One of the largest mammals of North America are a mere half-hour drive from Arcata, northern California. Roosevelt Elk (Cervus canadensis roosevelti), the largest sub-species of elk, can often be spotted between Humboldt Lagoons and Prairie Creek Redwoods State Parks. In fact, after the Redwoods, they are the easiest to spot drive-by attraction here, spending most of their time grazing in open pastures or resting on creek banks.
In early spring, the cows are busy giving birth and tending to their calves, which are spotted, as is common among deer species. The bulls, which stay in groups separate from cows and calves, begin to regrow antlers that they shed the winter before. Towards late summer, the bulls will have grown their full sets of antlers for the rut, the mating season, when males challenge each other for females, and to protect their newly-founded harems. Males, females, and calves will also grow thicker winter coats and neck manes for the winter.
So for now, I am just getting the stock shots of the elk and looking for the more interesting mother-calf interactions. It will be a wait of 4 months or so until large male bulls, with full antlers and manes, will begin challenging their opponents. I have found one spot where cows give birth and hide the new-borns. I am still figuring out how close I can safely approach them on foot without harassing them (i.e., having them charge me). I carry my red can of slightly-used (Alaska!) bear spray with me, just in case, hanging on the waist belt next to the lenses. With bears it was easy – what Alaskan hasn’t petted or held or posed for pictures with a black bear cub, while his mom was busy eating salmon berries or fishing for salmon in a nearby creek. But, if I got too close to a calf, would his mom try to trample me with her head up and eyes open, thus being susceptible to the spray? Or, would a 900-pound bull, with tiny velveted antlers try to charge me with head down and eyes closed, thus preventing any capsaicin (“and related capsaicinoids) reaching his lungs and eyes in time? Do they bluff-charge? Can I use a stick as a rapier (and will I remember anything from my childhood’s two years of fencing)?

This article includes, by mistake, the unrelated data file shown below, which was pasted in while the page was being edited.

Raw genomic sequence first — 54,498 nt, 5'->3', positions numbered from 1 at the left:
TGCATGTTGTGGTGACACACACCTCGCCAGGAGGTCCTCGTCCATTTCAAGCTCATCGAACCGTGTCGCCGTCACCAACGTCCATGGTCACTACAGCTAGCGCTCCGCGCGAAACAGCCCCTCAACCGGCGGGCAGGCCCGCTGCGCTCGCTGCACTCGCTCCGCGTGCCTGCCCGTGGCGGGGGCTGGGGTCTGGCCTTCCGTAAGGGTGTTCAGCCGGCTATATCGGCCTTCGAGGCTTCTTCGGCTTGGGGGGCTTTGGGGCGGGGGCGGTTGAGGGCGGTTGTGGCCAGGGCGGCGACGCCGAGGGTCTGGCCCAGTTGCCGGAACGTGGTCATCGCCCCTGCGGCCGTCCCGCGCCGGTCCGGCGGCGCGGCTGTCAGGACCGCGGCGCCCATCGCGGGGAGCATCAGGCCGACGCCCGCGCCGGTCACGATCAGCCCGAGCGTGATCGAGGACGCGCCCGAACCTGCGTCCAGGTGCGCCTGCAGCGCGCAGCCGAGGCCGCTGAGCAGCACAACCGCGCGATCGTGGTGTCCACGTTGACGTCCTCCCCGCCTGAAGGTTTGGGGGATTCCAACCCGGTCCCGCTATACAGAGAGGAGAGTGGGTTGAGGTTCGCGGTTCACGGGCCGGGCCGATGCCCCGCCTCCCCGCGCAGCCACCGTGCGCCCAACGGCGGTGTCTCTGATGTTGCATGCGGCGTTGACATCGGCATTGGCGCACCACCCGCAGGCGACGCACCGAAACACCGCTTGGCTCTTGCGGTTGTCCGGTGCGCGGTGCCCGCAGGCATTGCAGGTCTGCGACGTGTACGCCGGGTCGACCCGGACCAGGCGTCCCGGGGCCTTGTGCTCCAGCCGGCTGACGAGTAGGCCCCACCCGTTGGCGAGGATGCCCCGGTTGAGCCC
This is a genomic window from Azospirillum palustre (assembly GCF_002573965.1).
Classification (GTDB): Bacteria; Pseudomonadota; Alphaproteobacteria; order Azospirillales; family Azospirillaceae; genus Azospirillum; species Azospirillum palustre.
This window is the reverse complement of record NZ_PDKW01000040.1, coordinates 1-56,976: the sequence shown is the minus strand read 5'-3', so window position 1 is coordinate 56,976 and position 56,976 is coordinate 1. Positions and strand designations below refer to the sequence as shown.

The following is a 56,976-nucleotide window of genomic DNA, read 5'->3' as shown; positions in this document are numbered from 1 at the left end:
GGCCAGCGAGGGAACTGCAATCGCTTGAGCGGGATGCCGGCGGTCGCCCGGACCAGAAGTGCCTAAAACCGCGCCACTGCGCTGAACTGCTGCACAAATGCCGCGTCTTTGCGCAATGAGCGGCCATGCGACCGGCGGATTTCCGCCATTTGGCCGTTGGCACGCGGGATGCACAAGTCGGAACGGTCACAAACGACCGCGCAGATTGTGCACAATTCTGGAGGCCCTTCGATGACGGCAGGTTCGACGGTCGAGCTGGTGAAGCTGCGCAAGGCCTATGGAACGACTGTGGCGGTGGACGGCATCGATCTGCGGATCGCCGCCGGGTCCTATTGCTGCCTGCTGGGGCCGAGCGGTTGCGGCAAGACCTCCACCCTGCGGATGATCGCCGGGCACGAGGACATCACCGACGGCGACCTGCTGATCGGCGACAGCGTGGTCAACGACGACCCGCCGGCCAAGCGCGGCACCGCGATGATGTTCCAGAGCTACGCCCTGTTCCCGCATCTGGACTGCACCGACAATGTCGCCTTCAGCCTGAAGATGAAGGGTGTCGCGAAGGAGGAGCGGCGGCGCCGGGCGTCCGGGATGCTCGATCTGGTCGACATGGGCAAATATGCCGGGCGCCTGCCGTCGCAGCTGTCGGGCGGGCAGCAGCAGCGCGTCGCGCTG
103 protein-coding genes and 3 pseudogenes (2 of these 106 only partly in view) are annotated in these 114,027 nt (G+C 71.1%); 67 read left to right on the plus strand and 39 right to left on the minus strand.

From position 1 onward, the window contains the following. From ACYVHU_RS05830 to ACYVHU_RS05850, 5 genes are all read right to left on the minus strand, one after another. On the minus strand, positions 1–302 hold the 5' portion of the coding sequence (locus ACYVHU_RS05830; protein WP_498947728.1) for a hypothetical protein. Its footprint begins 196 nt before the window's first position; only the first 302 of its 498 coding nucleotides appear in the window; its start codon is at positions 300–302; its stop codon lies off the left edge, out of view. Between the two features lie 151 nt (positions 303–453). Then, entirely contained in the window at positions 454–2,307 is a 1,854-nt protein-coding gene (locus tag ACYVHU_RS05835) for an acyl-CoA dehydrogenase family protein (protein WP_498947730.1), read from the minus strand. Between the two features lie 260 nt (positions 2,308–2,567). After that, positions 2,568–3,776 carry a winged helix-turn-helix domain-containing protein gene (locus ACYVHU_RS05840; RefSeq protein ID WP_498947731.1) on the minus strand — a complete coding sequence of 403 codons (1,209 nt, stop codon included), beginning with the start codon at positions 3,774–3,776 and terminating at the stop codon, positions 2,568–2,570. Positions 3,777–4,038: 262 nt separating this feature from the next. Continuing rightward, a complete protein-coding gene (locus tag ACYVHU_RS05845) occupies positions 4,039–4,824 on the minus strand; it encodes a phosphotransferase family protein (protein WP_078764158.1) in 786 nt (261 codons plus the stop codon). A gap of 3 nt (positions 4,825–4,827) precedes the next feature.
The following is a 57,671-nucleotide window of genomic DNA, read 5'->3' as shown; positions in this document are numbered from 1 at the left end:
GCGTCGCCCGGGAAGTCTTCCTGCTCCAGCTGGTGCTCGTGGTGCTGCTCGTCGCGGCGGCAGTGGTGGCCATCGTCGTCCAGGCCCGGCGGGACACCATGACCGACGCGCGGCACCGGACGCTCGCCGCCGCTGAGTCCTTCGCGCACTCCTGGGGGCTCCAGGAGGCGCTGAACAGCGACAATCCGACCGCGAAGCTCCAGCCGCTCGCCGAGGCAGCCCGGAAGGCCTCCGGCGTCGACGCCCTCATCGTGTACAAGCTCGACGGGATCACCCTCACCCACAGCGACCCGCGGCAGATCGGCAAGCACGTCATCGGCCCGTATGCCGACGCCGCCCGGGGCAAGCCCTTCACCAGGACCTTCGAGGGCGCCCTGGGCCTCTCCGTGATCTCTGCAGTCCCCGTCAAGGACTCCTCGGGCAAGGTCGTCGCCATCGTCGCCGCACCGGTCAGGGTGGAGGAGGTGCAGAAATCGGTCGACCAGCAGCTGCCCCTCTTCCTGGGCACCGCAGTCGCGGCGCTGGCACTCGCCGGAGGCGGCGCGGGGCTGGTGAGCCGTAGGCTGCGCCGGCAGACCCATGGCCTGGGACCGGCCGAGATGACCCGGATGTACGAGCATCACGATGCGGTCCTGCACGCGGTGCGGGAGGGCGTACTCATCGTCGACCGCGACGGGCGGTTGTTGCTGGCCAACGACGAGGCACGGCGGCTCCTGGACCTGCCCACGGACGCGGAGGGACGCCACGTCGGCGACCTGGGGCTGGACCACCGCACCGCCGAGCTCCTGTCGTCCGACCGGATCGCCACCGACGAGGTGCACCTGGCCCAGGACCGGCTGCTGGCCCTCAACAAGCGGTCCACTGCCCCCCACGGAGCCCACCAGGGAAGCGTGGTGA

And to make things more interesting, according to Wikipedia, In California, the container holding the defense spray must be less than 2.5 oz. Mine is 8.1, minus what I accidentally sprayed myself with, while quietly crawling close to brown bears fishing for sockeye salmon on Prince of Wales Island in Southeast Alaska last summer. But that’s another story.